June 7, 2021 Built With Pride en_US For pride month, LGBTQ+ small business owner Joseph Wight talks hand-crafted loose leaf tea, inclusion, and collaboration. https://quickbooks.intuit.com/cas/dam/IMAGE/A45kOcZ1x/Pride-profile-hero-2.png https://quickbooks.intuit.com/r/built-with-pride/wight-tea-company/ Built With Pride: Joseph Wight, Wight Tea Company
Built With Pride

Built With Pride: Joseph Wight, Wight Tea Company

By QuickBooks June 7, 2021

Name: Joseph (Joey) Wight

Location: Baltimore, Maryland

Describe yourself in three words: Intuitive, Driven, Open

What is the name of your business and what do you do?

Wight Tea Company. We sell hand-crafted loose leaf teas and tea blends both B2B and direct to customers. We also have a large selection of tea drinks and foods at our new retail location.

Why did you decide to start your own business? How did you get started?

I’ve been interested in tea since I was very young. I spent a large part of my life learning about tea and working in the tea industry. When my business partner and I started our business we felt like there wasn’t enough good tea in our area, so we decided to start our business.

In just a few words, how does running your own business make you feel?

Running my own business makes me feel empowered!

What are some of the hurdles or roadblocks you faced/face as an LGBTQ+ small business owner, specifically? How do you overcome them?

Putting “gay owned” on our label was a roadblock. While I am mostly comfortable sharing my life with others, I definitely had second thoughts about such a public announcement.

This has also closed doors on wholesale accounts in the past. When we realized a new high-volume client was run by a church, we sent an email outlining the wording used on the packaging and they dropped the account. We’d rather be up front than hit bigger problems later.

As an LGBTQ+ small business owner, do you feel you’ve been granted the same access and opportunities that other small business owners in your community have been given? If not, what are some examples? How did you push past that?

Not a roadblock, but I can say that it’s something I constantly consider. One of the reasons we chose the location of our new tea shop and cafe was because we felt comfortable with the other business owners in our building. Not only were there other LGBTQ+ business owners, it was important to us to share a space with other minority business owners that could also intersect with being LGBTQ+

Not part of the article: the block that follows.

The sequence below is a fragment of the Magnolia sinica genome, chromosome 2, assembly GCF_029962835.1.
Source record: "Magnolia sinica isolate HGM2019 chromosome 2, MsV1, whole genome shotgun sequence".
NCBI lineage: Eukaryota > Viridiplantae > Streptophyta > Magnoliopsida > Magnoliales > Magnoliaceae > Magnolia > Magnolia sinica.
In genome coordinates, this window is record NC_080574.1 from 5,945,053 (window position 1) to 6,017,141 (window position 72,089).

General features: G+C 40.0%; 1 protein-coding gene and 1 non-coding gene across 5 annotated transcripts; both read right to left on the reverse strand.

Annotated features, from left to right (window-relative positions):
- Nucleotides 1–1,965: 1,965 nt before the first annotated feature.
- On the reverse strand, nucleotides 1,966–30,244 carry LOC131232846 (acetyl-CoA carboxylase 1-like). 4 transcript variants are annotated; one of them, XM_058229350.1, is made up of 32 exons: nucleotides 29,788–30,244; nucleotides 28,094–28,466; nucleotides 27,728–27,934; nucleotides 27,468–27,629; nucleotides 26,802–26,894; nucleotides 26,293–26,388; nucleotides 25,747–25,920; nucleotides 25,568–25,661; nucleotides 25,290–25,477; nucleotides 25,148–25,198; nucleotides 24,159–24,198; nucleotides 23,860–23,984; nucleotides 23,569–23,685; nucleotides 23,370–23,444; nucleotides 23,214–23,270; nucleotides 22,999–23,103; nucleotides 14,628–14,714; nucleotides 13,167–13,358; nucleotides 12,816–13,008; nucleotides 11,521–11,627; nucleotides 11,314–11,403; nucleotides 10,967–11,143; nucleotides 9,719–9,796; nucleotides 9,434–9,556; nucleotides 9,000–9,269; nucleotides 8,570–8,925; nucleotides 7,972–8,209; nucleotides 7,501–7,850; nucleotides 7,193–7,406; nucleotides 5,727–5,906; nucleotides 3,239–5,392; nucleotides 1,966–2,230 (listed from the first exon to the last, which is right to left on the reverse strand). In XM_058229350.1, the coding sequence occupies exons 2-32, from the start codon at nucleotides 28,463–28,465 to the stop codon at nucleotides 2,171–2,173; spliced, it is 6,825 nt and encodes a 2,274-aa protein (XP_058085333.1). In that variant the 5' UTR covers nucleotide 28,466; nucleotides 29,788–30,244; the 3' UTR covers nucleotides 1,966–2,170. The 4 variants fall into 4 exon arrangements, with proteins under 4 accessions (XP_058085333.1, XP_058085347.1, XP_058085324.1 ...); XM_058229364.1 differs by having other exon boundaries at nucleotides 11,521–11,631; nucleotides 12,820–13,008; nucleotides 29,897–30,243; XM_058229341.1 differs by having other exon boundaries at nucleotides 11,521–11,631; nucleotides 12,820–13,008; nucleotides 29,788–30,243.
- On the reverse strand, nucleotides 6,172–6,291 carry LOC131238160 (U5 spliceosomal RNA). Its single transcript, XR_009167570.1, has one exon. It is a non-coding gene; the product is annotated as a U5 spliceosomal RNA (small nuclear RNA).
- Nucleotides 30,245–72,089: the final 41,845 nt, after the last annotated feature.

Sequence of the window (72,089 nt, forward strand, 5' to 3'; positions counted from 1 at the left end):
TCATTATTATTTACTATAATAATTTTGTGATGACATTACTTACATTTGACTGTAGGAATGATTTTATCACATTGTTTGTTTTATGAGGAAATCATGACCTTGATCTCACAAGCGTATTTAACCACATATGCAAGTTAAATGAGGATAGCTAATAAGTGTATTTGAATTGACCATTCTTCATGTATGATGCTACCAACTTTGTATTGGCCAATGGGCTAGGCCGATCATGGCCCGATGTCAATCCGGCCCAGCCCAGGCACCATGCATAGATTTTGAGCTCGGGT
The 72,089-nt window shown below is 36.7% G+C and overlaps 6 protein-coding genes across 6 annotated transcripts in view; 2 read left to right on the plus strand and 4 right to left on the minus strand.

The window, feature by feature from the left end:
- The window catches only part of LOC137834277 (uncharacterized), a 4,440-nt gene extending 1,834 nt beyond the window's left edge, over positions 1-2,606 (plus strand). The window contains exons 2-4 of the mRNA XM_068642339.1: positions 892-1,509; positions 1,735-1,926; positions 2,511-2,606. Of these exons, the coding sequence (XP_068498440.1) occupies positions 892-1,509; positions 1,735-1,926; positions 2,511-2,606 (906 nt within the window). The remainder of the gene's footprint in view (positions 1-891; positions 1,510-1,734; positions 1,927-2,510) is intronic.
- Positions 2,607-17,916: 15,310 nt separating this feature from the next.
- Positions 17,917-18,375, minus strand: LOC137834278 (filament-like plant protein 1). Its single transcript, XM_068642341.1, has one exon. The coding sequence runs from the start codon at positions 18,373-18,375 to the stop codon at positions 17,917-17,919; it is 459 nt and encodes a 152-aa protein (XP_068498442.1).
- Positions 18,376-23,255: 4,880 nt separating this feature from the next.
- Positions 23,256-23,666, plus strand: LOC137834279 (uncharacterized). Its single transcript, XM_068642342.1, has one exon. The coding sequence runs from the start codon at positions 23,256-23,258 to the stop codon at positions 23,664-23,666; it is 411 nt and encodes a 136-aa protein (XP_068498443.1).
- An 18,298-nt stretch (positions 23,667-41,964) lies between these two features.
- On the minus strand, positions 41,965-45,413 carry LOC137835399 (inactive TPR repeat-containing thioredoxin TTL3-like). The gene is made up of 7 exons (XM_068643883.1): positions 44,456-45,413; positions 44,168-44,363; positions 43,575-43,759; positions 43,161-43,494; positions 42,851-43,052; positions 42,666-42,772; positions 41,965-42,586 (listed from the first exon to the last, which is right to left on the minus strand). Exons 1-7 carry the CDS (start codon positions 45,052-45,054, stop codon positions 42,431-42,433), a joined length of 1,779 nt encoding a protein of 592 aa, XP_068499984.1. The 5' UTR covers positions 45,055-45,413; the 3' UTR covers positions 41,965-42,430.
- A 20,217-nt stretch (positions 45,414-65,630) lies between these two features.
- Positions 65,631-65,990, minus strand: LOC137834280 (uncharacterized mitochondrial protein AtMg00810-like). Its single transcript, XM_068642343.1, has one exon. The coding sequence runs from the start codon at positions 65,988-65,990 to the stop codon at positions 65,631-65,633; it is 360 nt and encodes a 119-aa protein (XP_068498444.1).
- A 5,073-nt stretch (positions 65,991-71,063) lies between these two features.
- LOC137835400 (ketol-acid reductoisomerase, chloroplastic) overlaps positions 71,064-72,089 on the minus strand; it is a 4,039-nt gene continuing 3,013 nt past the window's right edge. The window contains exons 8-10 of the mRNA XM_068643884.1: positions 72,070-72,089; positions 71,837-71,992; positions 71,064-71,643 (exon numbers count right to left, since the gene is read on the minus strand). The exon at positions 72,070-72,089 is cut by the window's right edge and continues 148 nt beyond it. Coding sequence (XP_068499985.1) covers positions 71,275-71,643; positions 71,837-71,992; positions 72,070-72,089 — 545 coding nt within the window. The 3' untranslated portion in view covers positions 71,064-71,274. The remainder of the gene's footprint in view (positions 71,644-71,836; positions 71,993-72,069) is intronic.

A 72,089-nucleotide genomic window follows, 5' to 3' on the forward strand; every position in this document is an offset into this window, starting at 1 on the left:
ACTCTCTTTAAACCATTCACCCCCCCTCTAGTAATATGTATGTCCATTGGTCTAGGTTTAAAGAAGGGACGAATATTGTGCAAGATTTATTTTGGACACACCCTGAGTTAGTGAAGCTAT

What unique perspectives do you feel you bring to the small business economy as an LGBTQ+ business owner?

I feel like I bring the perspective of inclusion. Making spaces where people in my community are comfortable is very important. That also goes for other underrepresented groups.

What are some of your major wins or accomplishments since starting your business? What are your proudest moments?

One of our major wins was opening our brick-and-mortar location during a pandemic. With restrictions on seating and gatherings, we made a space where people could feel comfortable and get both retail teas, and prepared food and drink while feeling safe. That store celebrated its one-year anniversary on June 3, 2021.

What are the next big plans you have for your business?

Our next big plan is opening up a warehouse dedicated to making tea blends, and shipping them out from our online store. We outgrew our current space very quickly, and we’re excited to have more space to grow.

When you’re having a tough day, who or what inspires you to keep going?

Our vision. My business partner and I share a vision of what we can do in our industry, and when I get frustrated with small details of projects not working how they should, I back up and think about the bigger picture. This gets me back to focusing on the steps needed to overcome those tough days.

How can LGBTQ+ business owners give back to their community?

Hire within your LGBTQ+ community and pay them! Showing people that they are of value and have a place in a field they’re interested in can go a long way.

Collaborate with your community. Coming together to work with people who have expertise in complementing products or ideas is a great way to let your community benefit from your business.

Host fundraisers. Pick beneficiaries that do great work. Whether they are percentage proceeds given, or matching donations with the public, fundraisers are a great way to give back to your community.

What advice would you give to other LGBTQ+ small business owners just starting out?

Don’t hold back. Once you are sure of your vision, map out the steps and milestones to get where you want to be and then start crossing items off the lists.

What’s your “power song” and why? 

“Oh” by Ciara. From my past, it still puts me in a great mood every time.

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